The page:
win may reflect ’s
Must-win in Lone Star, Buckeye states
“If she winsand I think she will be the nominee. If you don’t deliver for her, I don’t think she can be. It’s all on you,” the former president told the audience at the beginning of his speech.
A series of demographic and organizational challenges are coming together to make the Lone Star State an extraordinarily difficult venue for Clinton, with her campaign needing a decisive win to overcome‘s growing edge in convention delegates.
With polls showing the race essentially tied, several independent political analysts say that even if Clinton takes an overwhelming share of Latino voters, she will be hard-pressed to carry the state, much less capture a large share of delegates.
And the unique way thatawards delegates could force Clinton to take as much as 55 percent of the state’s vote just to break even in the battle for delegates, said Richard Murray, director of the University of Houston’s Center for Public Policy.
“They’ve gotten some bad breaks here,” Murray said. “is not well set-up for her, and the Obama people have figured that out. It’s tough – but they’ve got no choice. They must win down here, and win convincingly.”
Must-Win for Clinton
March 4 voting in theprimary – which will allocate 193 convention delegates – provides Clinton’s best opportunity to jump back into the race, with the state’s large Hispanic population providing an apparent edge to Clinton.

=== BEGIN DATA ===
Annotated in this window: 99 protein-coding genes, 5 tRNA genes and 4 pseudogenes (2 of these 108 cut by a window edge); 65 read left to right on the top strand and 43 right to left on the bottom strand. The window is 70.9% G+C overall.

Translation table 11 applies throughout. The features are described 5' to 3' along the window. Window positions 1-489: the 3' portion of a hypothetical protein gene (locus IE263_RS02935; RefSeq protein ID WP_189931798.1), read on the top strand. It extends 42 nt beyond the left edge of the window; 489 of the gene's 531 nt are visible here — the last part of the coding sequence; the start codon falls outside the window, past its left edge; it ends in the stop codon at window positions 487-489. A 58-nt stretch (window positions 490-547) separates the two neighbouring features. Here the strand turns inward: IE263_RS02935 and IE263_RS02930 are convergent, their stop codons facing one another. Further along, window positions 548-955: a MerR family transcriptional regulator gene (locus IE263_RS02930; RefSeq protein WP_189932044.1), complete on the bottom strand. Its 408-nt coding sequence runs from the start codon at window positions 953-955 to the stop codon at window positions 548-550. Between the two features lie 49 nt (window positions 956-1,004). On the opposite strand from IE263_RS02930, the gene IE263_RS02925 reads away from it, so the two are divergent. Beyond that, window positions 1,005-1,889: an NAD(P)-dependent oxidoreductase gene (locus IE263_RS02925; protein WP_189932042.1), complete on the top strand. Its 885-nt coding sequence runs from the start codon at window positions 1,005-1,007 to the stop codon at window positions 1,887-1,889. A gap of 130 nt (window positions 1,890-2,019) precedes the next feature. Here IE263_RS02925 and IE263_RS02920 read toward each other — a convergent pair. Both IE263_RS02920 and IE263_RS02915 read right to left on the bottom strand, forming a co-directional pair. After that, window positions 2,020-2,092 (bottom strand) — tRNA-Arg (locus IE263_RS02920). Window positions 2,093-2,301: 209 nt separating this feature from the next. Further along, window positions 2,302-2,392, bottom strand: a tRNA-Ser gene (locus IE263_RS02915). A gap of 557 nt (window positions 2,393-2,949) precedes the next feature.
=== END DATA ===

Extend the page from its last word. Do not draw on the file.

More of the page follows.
But a few significant quirks could frustrate the Clinton campaign. For starters,has a one-of-a-kind primary/caucus system, where two-thirds of the state’s delegates will be awarded in the March 4 primary, while the remaining third will depend on the results of caucuses later that evening.
Voters are permitted – and, in fact, are encouraged by campaigns – to attend both events.
But Obama has demonstrated organizational strength in other caucus states, leaving him favored to emerge with the larger share of the 67 delegates at stake in the caucuses, regardless of what happens in the primary earlier in the day.
Obama’s Independent Voter Edge
Another factor in Obama’s favor is the open nature of the primary.
In addition, Texas Democrats have designed a system of delegate allocation that rewards parts of the state that have voted heavily Democratic in previous elections.
This means that many of the areas the Clinton campaign is most heavily targeting – particularly the Latino-heavy communities in the Rio Grande Valley – carry less weight than some of the urban areas that favor Obama.
For instance, voters in three urban state senate districts – overwhelmingly black districts inand , and a white liberal enclave of – will choose 21 convention delegates between them.
But because of low Latino turnout for Democrats in the 2004 and 2006 elections, some state senate districts choose as few as two delegates each.
“Clinton could win the statewide vote, but she could still just break even or end up behind in the delegate count,” said Martin Frost, a former congressman fromwho is neutral in the presidential race. “The press is playing attention to who wins the delegates, so that will be important.”
“I’ve got people trying to understand it as we speak,” she said. “Grown men are crying as we speak. I had no idea it was so bizarre.”
Asked by said he wasn’t sure.how the Clinton campaign would define success in , Clinton communications director Howard Wolfson